enemies have much detail, and extremely smooth-flowing animation. This is not
your average SNES RPG. The characters are large, and full of life in the battle
scene, and all possess personality. Some characters are weaker/stronger more
or less agile, and you can see this in the characters' build and movements.
Many of the characters and enemies are animated, even when charging a turn
(which is foreign to most SNES RPG's Ex: Final Fantasy series). The special
effects for the magic spells are very extreme, and house a 'that must have hurt'
effect on the enemies and characters. This effect shows in the characters' hit points.
The main map features the popular over-head view, where you can see your party
lined up behind the current leader. This map is two dimensional, yet it gives a
good impression on elevation. The mountains and lakes look like mountains and
lakes (always a good sign of good graphics). There are many terrains including
deserts, grasslands, prairies, forests, bodies of water, and of course: mountains.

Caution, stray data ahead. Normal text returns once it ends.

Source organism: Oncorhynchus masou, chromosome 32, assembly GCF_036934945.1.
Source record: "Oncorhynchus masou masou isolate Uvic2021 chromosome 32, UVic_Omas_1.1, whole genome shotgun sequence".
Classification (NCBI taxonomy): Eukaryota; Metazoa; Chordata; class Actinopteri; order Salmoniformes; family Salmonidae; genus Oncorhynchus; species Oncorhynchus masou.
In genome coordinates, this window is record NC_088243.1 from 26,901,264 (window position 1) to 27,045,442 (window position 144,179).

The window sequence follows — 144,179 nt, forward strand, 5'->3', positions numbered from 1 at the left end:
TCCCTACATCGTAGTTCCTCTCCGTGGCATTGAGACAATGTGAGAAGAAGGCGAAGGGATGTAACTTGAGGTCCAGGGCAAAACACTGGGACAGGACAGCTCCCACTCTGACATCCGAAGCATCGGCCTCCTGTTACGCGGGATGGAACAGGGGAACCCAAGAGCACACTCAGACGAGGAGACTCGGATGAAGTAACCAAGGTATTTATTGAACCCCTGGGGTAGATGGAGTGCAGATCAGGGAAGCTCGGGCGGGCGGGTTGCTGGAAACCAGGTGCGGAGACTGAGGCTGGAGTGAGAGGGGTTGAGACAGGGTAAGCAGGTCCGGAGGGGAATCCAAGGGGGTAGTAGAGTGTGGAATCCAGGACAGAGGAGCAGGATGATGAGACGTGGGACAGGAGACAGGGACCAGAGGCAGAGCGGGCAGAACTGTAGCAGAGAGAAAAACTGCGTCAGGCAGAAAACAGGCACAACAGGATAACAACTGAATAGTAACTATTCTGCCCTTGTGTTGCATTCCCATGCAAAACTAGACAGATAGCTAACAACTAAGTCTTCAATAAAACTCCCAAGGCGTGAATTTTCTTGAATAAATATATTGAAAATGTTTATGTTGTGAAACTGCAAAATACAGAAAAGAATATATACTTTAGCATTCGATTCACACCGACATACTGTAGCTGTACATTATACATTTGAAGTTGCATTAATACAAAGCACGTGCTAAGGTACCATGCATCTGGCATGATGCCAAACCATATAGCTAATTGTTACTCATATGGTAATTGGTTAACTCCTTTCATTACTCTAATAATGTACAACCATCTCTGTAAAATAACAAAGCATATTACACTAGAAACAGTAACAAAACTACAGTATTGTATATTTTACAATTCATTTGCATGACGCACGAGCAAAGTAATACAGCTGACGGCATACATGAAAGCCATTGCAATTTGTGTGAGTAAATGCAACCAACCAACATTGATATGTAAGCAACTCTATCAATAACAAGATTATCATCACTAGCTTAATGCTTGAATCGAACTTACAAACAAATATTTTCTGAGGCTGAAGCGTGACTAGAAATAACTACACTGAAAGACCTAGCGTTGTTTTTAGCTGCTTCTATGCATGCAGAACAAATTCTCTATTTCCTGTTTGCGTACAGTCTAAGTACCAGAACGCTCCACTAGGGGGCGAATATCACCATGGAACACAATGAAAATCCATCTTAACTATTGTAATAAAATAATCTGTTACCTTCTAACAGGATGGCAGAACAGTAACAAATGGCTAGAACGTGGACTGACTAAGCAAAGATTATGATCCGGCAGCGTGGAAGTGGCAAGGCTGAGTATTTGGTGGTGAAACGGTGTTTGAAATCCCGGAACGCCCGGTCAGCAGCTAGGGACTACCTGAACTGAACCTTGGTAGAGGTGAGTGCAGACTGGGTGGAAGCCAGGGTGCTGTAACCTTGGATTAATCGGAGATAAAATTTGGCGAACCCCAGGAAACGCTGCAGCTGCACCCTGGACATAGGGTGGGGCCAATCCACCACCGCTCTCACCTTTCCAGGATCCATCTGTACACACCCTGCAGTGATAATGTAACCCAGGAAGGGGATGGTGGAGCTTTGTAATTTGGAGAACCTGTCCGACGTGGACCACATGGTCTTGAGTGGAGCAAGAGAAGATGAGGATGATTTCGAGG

This view is also used in the dungeon/town landmarks that come along very often.
These towns and dungeons are designed nicely, in a truly 'RPG' manner.
Music and Sound 9 out of 10
The music and sound in Breath of Fire 2 is tremendous. It gives you an excellent
nerve-tingling effect, which very effectively give you a great idea of the mood
and atmosphere of your surroundings. The music may make your heart beat heavily,
calm you, or make you cringe.
The battle music never gets boring, as it changes a few times throughout the
game to associate the atmosphere and maturity of the fight.
The sound effects are what is to be expected in a SNES RPG. They are fairly good,
and give you a good idea of what's happening. When you hit a beast with a blunt
weapon it sounds like a blunt weapon, when you slice into a beast it sounds like
slicing. The sound is not revolutionary in the Super NES's capabilities, but then again...
I can't think of a game which is.
Game Challenge 8 out of 10
The game challenge does not vary entirely well, but you can control